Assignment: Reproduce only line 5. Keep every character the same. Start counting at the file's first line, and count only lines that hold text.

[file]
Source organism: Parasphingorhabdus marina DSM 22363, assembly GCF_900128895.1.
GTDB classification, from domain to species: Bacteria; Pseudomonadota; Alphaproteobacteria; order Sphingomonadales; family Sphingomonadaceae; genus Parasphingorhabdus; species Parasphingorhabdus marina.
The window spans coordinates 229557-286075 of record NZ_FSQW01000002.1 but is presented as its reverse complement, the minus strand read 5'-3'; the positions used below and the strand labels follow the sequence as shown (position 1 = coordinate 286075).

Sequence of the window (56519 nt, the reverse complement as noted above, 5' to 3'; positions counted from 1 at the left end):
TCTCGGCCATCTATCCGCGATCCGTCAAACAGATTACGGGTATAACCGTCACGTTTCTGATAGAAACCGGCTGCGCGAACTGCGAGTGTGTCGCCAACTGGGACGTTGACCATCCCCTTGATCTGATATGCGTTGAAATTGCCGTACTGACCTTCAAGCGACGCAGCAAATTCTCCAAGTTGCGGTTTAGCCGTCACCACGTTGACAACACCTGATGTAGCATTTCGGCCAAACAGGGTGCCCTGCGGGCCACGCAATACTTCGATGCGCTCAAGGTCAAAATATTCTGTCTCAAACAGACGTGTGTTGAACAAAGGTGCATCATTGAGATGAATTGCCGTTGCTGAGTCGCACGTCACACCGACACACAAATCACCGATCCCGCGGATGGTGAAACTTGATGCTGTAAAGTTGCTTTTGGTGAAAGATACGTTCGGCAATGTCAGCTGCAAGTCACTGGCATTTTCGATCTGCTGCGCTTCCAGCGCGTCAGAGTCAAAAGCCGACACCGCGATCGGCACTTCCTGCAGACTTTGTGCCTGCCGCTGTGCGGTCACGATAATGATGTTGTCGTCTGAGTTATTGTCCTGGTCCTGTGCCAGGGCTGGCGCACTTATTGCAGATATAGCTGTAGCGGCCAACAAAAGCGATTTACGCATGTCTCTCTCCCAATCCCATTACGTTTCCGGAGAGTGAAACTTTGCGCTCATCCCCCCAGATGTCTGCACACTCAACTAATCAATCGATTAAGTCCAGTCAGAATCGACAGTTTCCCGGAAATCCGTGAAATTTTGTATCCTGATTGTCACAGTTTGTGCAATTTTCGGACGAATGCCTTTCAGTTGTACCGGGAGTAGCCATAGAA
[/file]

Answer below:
TCTCGGCCATCTATCCGCGATCCGTCAAACAGATTACGGGTATAACCGTCACGTTTCTGATAGAAACCGGCTGCGCGAACTGCGAGTGTGTCGCCAACTGGGACGTTGACCATCCCCTTGATCTGATATGCGTTGAAATTGCCGTACTGACCTTCAAGCGACGCAGCAAATTCTCCAAGTTGCGGTTTAGCCGTCACCACGTTGACAACACCTGATGTAGCATTTCGGCCAAACAGGGTGCCCTGCGGGCCACGCAATACTTCGATGCGCTCAAGGTCAAAATATTCTGTCTCAAACAGACGTGTGTTGAACAAAGGTGCATCATTGAGATGAATTGCCGTTGCTGAGTCGCACGTCACACCGACACACAAATCACCGATCCCGCGGATGGTGAAACTTGATGCTGTAAAGTTGCTTTTGGTGAAAGATACGTTCGGCAATGTCAGCTGCAAGTCACTGGCATTTTCGATCTGCTGCGCTTCCAGCGCGTCAGAGTCAAAAGCCGACACCGCGATCGGCACTTCCTGCAGACTTTGTGCCTGCCGCTGTGCGGTCACGATAATGATGTTGTCGTCTGAGTTATTGTCCTGGTCCTGTGCCAGGGCTGGCGCACTTATTGCAGATATAGCTGTAGCGGCCAACAAAAGCGATTTACGCATGTCTCTCTCCCAATCCCATTACGTTTCCGGAGAGTGAAACTTTGCGCTCATCCCCCCAGATGTCTGCACACTCAACTAATCAATCGATTAAGTCCAGTCAGAATCGACAGTTTCCCGGAAATCCGTGAAATTTTGTATCCTGATTGTCACAGTTTGTGCAATTTTCGGACGAATGCCTTTCAGTTGTACCGGGAGTAGCCATAGAA